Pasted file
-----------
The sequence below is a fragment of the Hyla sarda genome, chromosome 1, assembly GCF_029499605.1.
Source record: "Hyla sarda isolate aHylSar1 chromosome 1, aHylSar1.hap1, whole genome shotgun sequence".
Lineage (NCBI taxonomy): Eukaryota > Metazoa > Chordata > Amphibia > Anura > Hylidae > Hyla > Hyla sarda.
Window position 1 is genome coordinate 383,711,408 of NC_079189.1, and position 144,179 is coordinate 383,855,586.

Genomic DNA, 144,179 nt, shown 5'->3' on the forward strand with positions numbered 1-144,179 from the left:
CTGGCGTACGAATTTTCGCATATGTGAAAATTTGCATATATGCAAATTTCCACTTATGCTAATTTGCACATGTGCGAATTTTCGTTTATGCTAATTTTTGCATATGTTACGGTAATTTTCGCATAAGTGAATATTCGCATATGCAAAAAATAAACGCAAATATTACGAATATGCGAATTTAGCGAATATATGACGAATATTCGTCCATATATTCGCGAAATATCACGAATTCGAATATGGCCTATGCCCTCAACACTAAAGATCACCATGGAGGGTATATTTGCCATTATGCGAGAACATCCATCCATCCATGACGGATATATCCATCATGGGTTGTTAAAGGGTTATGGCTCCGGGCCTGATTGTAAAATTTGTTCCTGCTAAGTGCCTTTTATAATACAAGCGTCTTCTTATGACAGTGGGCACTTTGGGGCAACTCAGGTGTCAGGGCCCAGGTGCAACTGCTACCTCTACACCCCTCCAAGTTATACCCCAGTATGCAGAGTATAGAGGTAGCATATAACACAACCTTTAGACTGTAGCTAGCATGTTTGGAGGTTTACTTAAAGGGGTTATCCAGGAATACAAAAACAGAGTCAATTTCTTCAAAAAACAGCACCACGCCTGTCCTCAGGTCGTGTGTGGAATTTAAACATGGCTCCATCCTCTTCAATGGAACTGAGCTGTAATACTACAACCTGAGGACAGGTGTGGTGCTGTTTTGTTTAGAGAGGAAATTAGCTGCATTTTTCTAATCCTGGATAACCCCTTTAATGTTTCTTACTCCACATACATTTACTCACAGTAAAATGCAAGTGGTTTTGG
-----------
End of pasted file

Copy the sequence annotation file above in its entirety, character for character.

The sequence below is a fragment of the Hyla sarda genome, chromosome 1, assembly GCF_029499605.1.
Source record: "Hyla sarda isolate aHylSar1 chromosome 1, aHylSar1.hap1, whole genome shotgun sequence".
Lineage (NCBI taxonomy): Eukaryota > Metazoa > Chordata > Amphibia > Anura > Hylidae > Hyla > Hyla sarda.
Window position 1 is genome coordinate 383,711,408 of NC_079189.1, and position 144,179 is coordinate 383,855,586.

Genomic DNA, 144,179 nt, shown 5'->3' on the forward strand with positions numbered 1-144,179 from the left:
CTGGCGTACGAATTTTCGCATATGTGAAAATTTGCATATATGCAAATTTCCACTTATGCTAATTTGCACATGTGCGAATTTTCGTTTATGCTAATTTTTGCATATGTTACGGTAATTTTCGCATAAGTGAATATTCGCATATGCAAAAAATAAACGCAAATATTACGAATATGCGAATTTAGCGAATATATGACGAATATTCGTCCATATATTCGCGAAATATCACGAATTCGAATATGGCCTATGCCCTCAACACTAAAGATCACCATGGAGGGTATATTTGCCATTATGCGAGAACATCCATCCATCCATGACGGATATATCCATCATGGGTTGTTAAAGGGTTATGGCTCCGGGCCTGATTGTAAAATTTGTTCCTGCTAAGTGCCTTTTATAATACAAGCGTCTTCTTATGACAGTGGGCACTTTGGGGCAACTCAGGTGTCAGGGCCCAGGTGCAACTGCTACCTCTACACCCCTCCAAGTTATACCCCAGTATGCAGAGTATAGAGGTAGCATATAACACAACCTTTAGACTGTAGCTAGCATGTTTGGAGGTTTACTTAAAGGGGTTATCCAGGAATACAAAAACAGAGTCAATTTCTTCAAAAAACAGCACCACGCCTGTCCTCAGGTCGTGTGTGGAATTTAAACATGGCTCCATCCTCTTCAATGGAACTGAGCTGTAATACTACAACCTGAGGACAGGTGTGGTGCTGTTTTGTTTAGAGAGGAAATTAGCTGCATTTTTCTAATCCTGGATAACCCCTTTAATGTTTCTTACTCCACATACATTTACTCACAGTAAAATGCAAGTGGTTTTGG